Many of us have flown and many of us have have been held up by a late flight which is annoying for us, expensive for the airline, and a potential safety issue for air traffic controllers juggling to get aircraft landing slots.
So what causes flights to be late? To answer that we might take a look at stats on flights that are late compared to ones that arrive on time. As IT guys it might be our place to answer that rather we would gather the data for a business analyst to explore what’s going on using tools like analytic cubes and reports. So having had coffee with the business analysts she reckons that we need historical flight data and if possible historical weather data. The American Federal Aviation Authority (FAA) do make the necessary historical flight delay data available for free, however historical weather data is not available for free although the FAA do have a free service to get the weather data for any airport worldwide available for free (more on this an old post of mine). So what we can do is to join the weather data twice into the flight data based on the weather at the originating airport and the weather at destination airport for the time the flight departed and arrived. My business analyst can now play away to his hearts content and produce thing like this (here I have used the new Power BI)..
From here we can see which airlines have the most delays, where delays build up (Chicago is the worst possibly because it’s the biggest and at near capacity), and what time of day do most delays occur (18:00). If I select Chicago I can see the impact on the other factors like this..
And on a separate page there some weather related analysis..
But these don’t really help at all as there’s no obvious correlation and our poor analyst could spend hours creating reports and cutting the data to try and work out why flights are late. The problem is that a tool like Power BI isn’t really designed for this sort of problem where there potentially lots of factors affecting an outcome. Even if Power BI could do this, what we really want to do is to predict when flights are late before they have landed.
A data scientist would probably laugh at all of this fire up a tool like SAS, SPSS, Matlab or use R in Revolution or R studio to look at the statistical relationships between the variables and work out an algorithm that would make the prediction. That’s fine if you have a statistics background but what about the rest of us?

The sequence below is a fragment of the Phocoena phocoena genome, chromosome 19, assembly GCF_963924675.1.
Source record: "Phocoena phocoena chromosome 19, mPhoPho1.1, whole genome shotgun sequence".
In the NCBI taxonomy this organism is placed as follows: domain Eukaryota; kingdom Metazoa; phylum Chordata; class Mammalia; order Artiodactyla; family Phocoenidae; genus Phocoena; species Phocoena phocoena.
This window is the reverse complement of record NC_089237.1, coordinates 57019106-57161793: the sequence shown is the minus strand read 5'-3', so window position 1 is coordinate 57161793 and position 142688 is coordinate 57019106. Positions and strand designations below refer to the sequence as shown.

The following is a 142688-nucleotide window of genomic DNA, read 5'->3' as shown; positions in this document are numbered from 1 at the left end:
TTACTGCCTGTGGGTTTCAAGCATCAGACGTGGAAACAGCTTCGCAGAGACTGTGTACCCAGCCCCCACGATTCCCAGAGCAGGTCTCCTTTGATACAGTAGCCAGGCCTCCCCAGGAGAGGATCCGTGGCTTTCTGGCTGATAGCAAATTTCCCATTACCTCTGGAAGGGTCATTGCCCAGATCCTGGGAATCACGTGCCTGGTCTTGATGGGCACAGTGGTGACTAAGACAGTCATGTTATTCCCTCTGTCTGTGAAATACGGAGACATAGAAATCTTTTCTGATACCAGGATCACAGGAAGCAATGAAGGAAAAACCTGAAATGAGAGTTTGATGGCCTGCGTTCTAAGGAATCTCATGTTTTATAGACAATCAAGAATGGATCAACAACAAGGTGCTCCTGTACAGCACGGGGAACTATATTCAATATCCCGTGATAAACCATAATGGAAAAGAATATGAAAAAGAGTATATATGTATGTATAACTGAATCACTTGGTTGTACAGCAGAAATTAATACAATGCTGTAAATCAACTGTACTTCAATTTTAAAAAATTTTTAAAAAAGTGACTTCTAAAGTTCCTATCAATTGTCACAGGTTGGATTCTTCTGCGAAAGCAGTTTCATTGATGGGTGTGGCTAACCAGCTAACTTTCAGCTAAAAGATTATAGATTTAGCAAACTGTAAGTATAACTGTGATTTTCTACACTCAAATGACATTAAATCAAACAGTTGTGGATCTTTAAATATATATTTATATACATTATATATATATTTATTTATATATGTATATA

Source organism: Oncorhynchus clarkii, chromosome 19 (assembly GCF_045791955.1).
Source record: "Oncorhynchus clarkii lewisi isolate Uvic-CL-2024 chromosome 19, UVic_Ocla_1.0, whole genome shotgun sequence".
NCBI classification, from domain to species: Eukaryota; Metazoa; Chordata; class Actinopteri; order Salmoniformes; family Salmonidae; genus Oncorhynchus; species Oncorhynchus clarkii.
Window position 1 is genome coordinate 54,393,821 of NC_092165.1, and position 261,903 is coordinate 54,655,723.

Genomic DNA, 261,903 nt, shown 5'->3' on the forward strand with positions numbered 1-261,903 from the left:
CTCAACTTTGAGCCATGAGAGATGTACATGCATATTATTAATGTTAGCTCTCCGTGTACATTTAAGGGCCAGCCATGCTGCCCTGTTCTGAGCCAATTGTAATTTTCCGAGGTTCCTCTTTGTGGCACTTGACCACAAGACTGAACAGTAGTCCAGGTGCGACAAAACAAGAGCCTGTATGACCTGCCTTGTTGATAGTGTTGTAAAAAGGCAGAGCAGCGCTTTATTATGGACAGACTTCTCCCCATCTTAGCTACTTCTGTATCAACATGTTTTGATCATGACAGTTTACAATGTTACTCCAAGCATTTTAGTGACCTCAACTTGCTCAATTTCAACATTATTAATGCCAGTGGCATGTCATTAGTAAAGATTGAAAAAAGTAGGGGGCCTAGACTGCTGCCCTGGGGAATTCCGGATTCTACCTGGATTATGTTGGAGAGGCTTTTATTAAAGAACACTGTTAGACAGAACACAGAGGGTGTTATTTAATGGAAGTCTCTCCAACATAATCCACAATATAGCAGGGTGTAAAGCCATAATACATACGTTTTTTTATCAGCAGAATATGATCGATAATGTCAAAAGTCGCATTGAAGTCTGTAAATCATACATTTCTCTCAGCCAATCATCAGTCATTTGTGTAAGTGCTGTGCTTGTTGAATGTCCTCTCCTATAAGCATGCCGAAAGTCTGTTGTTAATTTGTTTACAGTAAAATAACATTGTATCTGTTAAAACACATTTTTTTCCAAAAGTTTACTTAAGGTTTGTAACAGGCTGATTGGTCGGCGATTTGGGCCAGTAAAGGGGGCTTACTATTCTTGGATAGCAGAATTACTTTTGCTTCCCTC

We could use the little known data mining add ins in excel but I doubt many of you even know about this or that you need to have a SQL Server Analysis Services instance running somewhere to do the work. In any case that’s only good for a million rows and in this example I have the 2.9million rows of flights just for one quarter of 2012. The other problem we might also have is that any deep analysis of this data may require some serious computing power and or some expensive software. To compound this we don’t really have enough information to work out the benefits of this work so justifying resources for this is going to be difficult.
It’s for this reason that Azure Machine Learning (ML) is going to be really important. The first thing about this new technology is that it runs on Azure which means it’s pay per use, there’s no software to install, and like any cloud service it scales to meet demand. Just as importantly Azure ML is very agile is has a simple UI based on connecting up various modules to do the prediction based on industry leading algorithms. The final bit of secret source in Azure ML is the way it allows you to publish a model (experiment in ML speak) as a pair of APIs (one for batch one for transactions) that can be consumed by other services.
However even if we do all of this work (I have a more detailed post on this and a lab guide around this scenario here) our prediction might be far from perfect for the simple reason we have the wrong weather. Aircraft fly at about 35-40,000’ but our weather readings are those taken at 0 feet at the airports. So what we really want is the weather data at altitude and this might be achieved by getting headwind readings from aircraft already in flight and using this to make predictions on upcoming flights.
My point here is that what can seem like really hard problems can be solved by expanding our thinking, by being aware of disruptive technologies like Azure ML and the Internet of Things (or aircraft). That’s why I am passionate about the continued professional development (CPD) that is mandatory in other professions like law, accountancy and needs to be for us.
Note: For your latest data orientated CPD you could do worse than come to a Data Culture Series event